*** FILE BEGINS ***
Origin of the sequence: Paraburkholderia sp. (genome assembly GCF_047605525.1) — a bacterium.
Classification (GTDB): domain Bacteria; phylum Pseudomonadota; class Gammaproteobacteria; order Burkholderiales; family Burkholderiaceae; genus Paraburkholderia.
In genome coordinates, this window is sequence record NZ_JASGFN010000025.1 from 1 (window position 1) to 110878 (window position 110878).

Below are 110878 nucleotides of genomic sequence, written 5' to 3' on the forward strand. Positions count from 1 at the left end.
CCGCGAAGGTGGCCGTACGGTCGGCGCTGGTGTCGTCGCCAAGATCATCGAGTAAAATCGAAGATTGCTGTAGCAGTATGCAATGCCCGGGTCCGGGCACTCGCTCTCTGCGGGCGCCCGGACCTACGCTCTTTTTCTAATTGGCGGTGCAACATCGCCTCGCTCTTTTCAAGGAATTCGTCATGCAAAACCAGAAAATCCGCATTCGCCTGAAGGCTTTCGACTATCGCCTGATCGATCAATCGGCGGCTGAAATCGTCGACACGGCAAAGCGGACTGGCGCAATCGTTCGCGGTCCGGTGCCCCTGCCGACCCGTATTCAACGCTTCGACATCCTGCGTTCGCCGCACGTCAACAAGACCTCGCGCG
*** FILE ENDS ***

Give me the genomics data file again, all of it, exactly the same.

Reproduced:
Origin of the sequence: Paraburkholderia sp. (genome assembly GCF_047605525.1) — a bacterium.
Classification (GTDB): domain Bacteria; phylum Pseudomonadota; class Gammaproteobacteria; order Burkholderiales; family Burkholderiaceae; genus Paraburkholderia.
In genome coordinates, this window is sequence record NZ_JASGFN010000025.1 from 1 (window position 1) to 110878 (window position 110878).

Below are 110878 nucleotides of genomic sequence, written 5' to 3' on the forward strand. Positions count from 1 at the left end.
CCGCGAAGGTGGCCGTACGGTCGGCGCTGGTGTCGTCGCCAAGATCATCGAGTAAAATCGAAGATTGCTGTAGCAGTATGCAATGCCCGGGTCCGGGCACTCGCTCTCTGCGGGCGCCCGGACCTACGCTCTTTTTCTAATTGGCGGTGCAACATCGCCTCGCTCTTTTCAAGGAATTCGTCATGCAAAACCAGAAAATCCGCATTCGCCTGAAGGCTTTCGACTATCGCCTGATCGATCAATCGGCGGCTGAAATCGTCGACACGGCAAAGCGGACTGGCGCAATCGTTCGCGGTCCGGTGCCCCTGCCGACCCGTATTCAACGCTTCGACATCCTGCGTTCGCCGCACGTCAACAAGACCTCGCGCG